The theme of the missing has been heavily on my mind, because that could’ve been the fate of my great-great uncle, and this was the day I’d have the honour to visit his grave. Francois Houle was a member of the 24th Battalion, and he was killed at the age of 18 on August 27, 1918, in the early days of the Second Battle of Arras. He joined the CEF after four failed attempts due to being underage, and his stubbornness is something I identify with in regards to striving for what I want. He was originally listed as missing, and his body wasn’t reported as found until September 9 – incidentally seventy years to the day before I was born. We’ve seen hundreds, if not thousands, of tombstones belonging to unknown soldiers, and then there’s the names of the missing inscribed on memorials. It’s struck me time and time again that our family might’ve only been left with a name on the wall if circumstances had been different, and that’s left me with a strange, almost grateful feeling in my chest to whoever those people were who found Francois’ body over ninety years ago.
Our second stop of the day at Vis-en-Artois just compounded that feeling. We went to Vis-en-Artois, with another memorial for the British, Irish and South African soldiers whose bodies were never found or identified. Andrew shared details about the start of the Battle of Arras, and highlighted the involvement of the 22nd and 24th Battalions. The scene was set, and as we got back into our vans to begin the trek over toward Quebec Cemetery, near Cherisy, I felt nervous. I confessed to Graham before we left that I was feeling anxious, but it wasn’t performance anxiety. It was expectation.
Quebec Cemetery is set in a farmers field, probably by a first aid post set up during the battle, where many of the fallen members of the 2nd Division were buried. The cemetery is small compared to others we’ve visited, but it was easy enough to locate Francois’ grave. Andrew was giving a few words about the 24th Battalion, or maybe it was about the cemetery itself, but I don’t remember. All I really remember was this sudden and overwhelming sadness, and I just started to cry.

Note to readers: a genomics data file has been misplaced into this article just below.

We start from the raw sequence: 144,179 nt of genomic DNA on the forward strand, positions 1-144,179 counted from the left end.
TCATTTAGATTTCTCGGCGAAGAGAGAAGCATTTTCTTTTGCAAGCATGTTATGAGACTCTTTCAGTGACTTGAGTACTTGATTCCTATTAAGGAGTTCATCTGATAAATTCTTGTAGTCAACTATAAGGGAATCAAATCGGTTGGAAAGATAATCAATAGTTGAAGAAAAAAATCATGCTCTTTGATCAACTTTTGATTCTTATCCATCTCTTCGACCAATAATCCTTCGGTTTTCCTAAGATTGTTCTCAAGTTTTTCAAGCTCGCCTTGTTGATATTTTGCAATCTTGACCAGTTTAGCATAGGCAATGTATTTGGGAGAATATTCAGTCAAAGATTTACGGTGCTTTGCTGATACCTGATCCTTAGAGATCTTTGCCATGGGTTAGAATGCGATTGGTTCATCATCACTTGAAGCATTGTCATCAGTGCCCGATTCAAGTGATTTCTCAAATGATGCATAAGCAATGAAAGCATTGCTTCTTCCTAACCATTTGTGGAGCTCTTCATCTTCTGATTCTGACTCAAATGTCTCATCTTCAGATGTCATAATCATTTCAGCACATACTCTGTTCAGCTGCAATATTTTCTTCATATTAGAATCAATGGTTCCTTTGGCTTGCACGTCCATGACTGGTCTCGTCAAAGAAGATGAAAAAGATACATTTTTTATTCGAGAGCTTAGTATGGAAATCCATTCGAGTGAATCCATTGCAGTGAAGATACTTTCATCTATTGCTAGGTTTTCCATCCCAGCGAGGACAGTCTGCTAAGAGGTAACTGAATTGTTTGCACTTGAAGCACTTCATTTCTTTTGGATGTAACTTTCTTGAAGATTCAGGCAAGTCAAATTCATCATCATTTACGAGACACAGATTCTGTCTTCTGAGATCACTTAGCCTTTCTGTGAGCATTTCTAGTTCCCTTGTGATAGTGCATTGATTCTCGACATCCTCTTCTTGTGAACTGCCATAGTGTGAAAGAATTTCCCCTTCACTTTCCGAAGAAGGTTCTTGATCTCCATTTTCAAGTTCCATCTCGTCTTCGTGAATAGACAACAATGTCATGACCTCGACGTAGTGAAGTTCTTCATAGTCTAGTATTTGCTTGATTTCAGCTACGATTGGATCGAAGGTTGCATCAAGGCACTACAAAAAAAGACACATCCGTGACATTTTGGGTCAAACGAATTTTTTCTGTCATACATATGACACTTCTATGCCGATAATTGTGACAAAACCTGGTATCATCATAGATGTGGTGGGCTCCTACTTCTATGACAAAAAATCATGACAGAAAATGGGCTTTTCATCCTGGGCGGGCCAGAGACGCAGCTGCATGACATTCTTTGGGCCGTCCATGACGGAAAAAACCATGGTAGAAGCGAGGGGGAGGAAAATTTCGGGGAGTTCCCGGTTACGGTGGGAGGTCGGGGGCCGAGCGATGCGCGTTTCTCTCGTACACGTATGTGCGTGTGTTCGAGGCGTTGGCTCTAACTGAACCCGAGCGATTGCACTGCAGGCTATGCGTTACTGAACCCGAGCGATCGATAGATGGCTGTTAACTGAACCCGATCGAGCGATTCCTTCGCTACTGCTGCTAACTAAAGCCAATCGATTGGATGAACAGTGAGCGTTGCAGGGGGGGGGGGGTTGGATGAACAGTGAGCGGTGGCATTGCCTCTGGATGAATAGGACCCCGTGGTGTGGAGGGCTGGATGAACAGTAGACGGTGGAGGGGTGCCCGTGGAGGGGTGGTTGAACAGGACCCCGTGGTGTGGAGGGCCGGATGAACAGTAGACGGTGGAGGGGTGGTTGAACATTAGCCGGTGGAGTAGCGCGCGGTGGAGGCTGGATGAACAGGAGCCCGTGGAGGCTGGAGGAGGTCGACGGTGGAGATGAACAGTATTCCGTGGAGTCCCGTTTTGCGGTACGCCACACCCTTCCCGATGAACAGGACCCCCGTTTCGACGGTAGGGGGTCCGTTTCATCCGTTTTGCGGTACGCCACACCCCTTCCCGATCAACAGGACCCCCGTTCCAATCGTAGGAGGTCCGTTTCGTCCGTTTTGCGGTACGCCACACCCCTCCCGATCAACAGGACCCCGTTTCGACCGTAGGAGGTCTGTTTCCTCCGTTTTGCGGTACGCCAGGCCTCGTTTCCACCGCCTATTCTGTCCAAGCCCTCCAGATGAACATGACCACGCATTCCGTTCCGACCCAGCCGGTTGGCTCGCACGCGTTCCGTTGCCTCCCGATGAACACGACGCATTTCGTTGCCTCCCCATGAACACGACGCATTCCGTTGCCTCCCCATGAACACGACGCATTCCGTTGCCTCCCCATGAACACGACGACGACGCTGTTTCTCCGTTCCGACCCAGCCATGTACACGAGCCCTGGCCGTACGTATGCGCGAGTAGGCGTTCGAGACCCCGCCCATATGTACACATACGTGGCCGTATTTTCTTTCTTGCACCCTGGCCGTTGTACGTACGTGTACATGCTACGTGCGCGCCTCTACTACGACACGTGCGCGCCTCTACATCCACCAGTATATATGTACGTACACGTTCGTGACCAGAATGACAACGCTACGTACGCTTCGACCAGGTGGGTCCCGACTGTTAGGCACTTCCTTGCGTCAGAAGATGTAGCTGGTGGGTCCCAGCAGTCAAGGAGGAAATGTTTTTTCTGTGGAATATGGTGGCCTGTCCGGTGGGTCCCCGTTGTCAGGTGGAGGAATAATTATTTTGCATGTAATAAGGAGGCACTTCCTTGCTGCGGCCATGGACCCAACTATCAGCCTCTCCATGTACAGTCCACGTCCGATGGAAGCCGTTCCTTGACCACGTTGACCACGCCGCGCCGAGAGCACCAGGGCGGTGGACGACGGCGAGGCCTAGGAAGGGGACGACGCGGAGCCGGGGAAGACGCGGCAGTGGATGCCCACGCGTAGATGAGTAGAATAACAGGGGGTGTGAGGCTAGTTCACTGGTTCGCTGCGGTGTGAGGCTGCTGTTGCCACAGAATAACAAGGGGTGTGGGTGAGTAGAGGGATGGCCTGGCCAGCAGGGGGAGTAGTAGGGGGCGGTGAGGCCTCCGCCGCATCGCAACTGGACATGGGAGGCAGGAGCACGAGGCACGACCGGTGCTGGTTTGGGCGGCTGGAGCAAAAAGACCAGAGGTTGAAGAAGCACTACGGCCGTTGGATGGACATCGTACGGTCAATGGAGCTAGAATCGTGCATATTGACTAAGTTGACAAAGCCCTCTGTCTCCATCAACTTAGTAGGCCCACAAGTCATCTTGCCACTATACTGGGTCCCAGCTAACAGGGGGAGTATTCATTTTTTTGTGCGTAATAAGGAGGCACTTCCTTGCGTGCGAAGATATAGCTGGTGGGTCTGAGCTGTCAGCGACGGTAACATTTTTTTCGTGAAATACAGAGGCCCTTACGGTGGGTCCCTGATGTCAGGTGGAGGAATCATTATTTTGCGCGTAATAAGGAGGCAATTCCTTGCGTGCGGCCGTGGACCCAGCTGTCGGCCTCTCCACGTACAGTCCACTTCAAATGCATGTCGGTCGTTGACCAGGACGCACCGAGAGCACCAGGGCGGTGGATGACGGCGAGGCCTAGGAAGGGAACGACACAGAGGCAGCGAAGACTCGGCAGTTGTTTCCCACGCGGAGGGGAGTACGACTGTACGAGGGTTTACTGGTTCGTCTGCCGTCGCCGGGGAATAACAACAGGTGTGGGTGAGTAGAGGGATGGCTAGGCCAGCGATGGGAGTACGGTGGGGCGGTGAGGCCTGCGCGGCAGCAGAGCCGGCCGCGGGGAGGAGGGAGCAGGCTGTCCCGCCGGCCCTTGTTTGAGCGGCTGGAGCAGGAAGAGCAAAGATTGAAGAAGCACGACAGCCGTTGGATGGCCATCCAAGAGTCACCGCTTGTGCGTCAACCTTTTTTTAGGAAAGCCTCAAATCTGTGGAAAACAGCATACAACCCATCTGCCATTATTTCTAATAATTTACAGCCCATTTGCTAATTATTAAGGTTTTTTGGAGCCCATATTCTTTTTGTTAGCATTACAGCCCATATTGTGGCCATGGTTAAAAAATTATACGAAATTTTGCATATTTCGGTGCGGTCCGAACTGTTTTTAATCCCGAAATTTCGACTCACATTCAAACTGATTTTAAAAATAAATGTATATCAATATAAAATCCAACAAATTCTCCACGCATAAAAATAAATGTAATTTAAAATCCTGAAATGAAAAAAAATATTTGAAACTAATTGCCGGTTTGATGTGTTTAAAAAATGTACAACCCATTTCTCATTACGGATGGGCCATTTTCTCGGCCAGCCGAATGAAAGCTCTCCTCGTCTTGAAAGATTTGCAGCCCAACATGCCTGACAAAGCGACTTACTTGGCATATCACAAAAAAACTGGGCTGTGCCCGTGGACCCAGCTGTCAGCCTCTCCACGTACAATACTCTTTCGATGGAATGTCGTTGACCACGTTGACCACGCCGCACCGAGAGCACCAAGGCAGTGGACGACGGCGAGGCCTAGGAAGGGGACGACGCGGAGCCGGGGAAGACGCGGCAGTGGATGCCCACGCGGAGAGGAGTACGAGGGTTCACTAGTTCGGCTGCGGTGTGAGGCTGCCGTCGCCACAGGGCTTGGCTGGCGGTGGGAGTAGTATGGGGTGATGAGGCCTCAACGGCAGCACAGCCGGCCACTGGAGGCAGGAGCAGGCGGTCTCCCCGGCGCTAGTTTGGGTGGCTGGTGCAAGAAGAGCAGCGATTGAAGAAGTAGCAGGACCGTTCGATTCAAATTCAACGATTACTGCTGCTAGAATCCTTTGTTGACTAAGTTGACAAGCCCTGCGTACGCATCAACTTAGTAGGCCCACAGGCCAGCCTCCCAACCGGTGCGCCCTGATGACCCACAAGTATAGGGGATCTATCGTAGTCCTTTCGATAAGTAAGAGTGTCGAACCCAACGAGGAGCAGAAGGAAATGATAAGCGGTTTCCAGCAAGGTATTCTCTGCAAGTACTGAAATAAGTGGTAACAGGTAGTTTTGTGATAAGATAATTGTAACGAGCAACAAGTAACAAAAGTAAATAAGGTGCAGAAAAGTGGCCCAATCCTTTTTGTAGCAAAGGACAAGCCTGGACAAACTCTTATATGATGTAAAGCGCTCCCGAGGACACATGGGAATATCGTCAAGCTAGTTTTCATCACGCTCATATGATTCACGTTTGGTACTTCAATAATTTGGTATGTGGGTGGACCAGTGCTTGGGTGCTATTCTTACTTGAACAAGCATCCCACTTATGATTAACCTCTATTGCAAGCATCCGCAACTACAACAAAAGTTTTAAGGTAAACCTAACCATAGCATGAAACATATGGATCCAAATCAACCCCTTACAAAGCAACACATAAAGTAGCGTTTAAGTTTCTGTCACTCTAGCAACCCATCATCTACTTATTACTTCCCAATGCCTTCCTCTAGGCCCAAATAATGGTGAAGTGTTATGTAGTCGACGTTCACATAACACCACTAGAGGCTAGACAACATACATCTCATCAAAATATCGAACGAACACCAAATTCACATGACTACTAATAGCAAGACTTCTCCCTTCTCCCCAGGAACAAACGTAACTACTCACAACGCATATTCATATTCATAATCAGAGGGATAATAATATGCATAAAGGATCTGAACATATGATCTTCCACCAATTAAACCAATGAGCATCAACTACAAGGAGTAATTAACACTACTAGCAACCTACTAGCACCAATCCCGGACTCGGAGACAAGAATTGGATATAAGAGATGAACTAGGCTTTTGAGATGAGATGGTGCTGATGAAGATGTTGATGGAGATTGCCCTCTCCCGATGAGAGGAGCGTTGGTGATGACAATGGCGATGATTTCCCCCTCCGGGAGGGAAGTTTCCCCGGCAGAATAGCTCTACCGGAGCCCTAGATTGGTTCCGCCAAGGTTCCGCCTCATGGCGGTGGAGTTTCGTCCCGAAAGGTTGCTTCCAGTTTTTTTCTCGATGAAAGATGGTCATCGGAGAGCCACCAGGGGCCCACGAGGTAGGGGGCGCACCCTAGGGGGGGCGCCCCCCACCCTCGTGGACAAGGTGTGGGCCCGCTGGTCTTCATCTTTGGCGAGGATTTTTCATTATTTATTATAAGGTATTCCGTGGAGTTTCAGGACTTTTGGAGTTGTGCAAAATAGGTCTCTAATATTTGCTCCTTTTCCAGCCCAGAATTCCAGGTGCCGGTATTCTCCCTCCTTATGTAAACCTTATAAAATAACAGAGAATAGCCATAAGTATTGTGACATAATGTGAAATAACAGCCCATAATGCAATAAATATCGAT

There are some wonderful people on this tour, I should mention, and they listened as I managed to catch my breath, wipe my face, and get through my presentation. Francois is my great-grandfather’s younger brother, and he and another great-great uncle both enlisted for the First World War. Eli came home, and Frank died in a farmer’s field outside of Cherisy. I shared his story to my new friends, and then I turned to Francois’ grave to tell him about his brother’s life. Although the brothers were both in France for the two weeks before Frank’s death, duty and the preparations for battle likely prevented them from seeing each other. As an older sister, I wonder how that affected Eli, as the older sibling, and that was just one of the many parts of the war he kept to himself when he returned home.
We shared as a group a ration of rum, just as soldiers would’ve had before going over the top. I made a joke about Frank not being the legal drinking age, at least in Ontario, but I gave him his portion nevertheless. As the others went off to explore the cemetery, I knelt in front of his grave and whispered a few words to him, and then it was goodbye.
I’m finishing this blog entry the next day. I’m sitting in my hotel room, looking out at beach where Canadians died fifteen years after Francois’ death on the Somme. I’ve come to a realization today, sitting in the van as we drove to the Normandy coastline. I’m here in France to learn about the war, and that’s something I’ve accomplished in ways I never imagined. I’m seeing history embedded in the landscape of a country my ancestors once called home. But in that cemetery, I wasn’t just presenting a story about a relative I likely wouldn’t have met even if he had come home in 1919.
Instead, I feel like I brought closure to a story, and eased an absence that has endured for three generations. I carried not only my own grief for a young life cut short, but a ninety-year accumulation of tears from generations too poor to visit his grave site in France.
Although I’m still crying (again!) tonight, I don’t think it’s just my own relief I feel. I think it’s Frank’s too.